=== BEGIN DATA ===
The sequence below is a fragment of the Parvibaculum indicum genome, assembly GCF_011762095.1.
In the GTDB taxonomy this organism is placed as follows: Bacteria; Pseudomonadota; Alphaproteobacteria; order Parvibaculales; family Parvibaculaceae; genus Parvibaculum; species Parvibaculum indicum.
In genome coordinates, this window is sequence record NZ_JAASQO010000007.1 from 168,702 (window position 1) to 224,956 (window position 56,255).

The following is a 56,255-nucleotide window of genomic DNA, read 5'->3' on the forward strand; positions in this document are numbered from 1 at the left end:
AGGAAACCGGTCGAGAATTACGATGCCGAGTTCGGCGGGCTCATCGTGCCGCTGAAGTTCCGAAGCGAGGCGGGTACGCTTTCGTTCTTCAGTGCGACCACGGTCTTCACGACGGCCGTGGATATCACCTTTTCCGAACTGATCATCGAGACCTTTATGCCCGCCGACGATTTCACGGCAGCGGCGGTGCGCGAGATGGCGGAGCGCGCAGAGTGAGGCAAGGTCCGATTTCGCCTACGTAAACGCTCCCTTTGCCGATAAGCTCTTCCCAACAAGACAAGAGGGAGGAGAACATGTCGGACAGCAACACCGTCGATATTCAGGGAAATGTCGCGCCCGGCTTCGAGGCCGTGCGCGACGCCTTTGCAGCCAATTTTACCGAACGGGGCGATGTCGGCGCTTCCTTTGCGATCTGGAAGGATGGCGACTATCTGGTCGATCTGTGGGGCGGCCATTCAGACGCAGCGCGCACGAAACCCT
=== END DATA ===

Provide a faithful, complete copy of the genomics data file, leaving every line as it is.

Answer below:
The sequence below is a fragment of the Parvibaculum indicum genome, assembly GCF_011762095.1.
In the GTDB taxonomy this organism is placed as follows: Bacteria; Pseudomonadota; Alphaproteobacteria; order Parvibaculales; family Parvibaculaceae; genus Parvibaculum; species Parvibaculum indicum.
In genome coordinates, this window is sequence record NZ_JAASQO010000007.1 from 168,702 (window position 1) to 224,956 (window position 56,255).

The following is a 56,255-nucleotide window of genomic DNA, read 5'->3' on the forward strand; positions in this document are numbered from 1 at the left end:
AGGAAACCGGTCGAGAATTACGATGCCGAGTTCGGCGGGCTCATCGTGCCGCTGAAGTTCCGAAGCGAGGCGGGTACGCTTTCGTTCTTCAGTGCGACCACGGTCTTCACGACGGCCGTGGATATCACCTTTTCCGAACTGATCATCGAGACCTTTATGCCCGCCGACGATTTCACGGCAGCGGCGGTGCGCGAGATGGCGGAGCGCGCAGAGTGAGGCAAGGTCCGATTTCGCCTACGTAAACGCTCCCTTTGCCGATAAGCTCTTCCCAACAAGACAAGAGGGAGGAGAACATGTCGGACAGCAACACCGTCGATATTCAGGGAAATGTCGCGCCCGGCTTCGAGGCCGTGCGCGACGCCTTTGCAGCCAATTTTACCGAACGGGGCGATGTCGGCGCTTCCTTTGCGATCTGGAAGGATGGCGACTATCTGGTCGATCTGTGGGGCGGCCATTCAGACGCAGCGCGCACGAAACCCT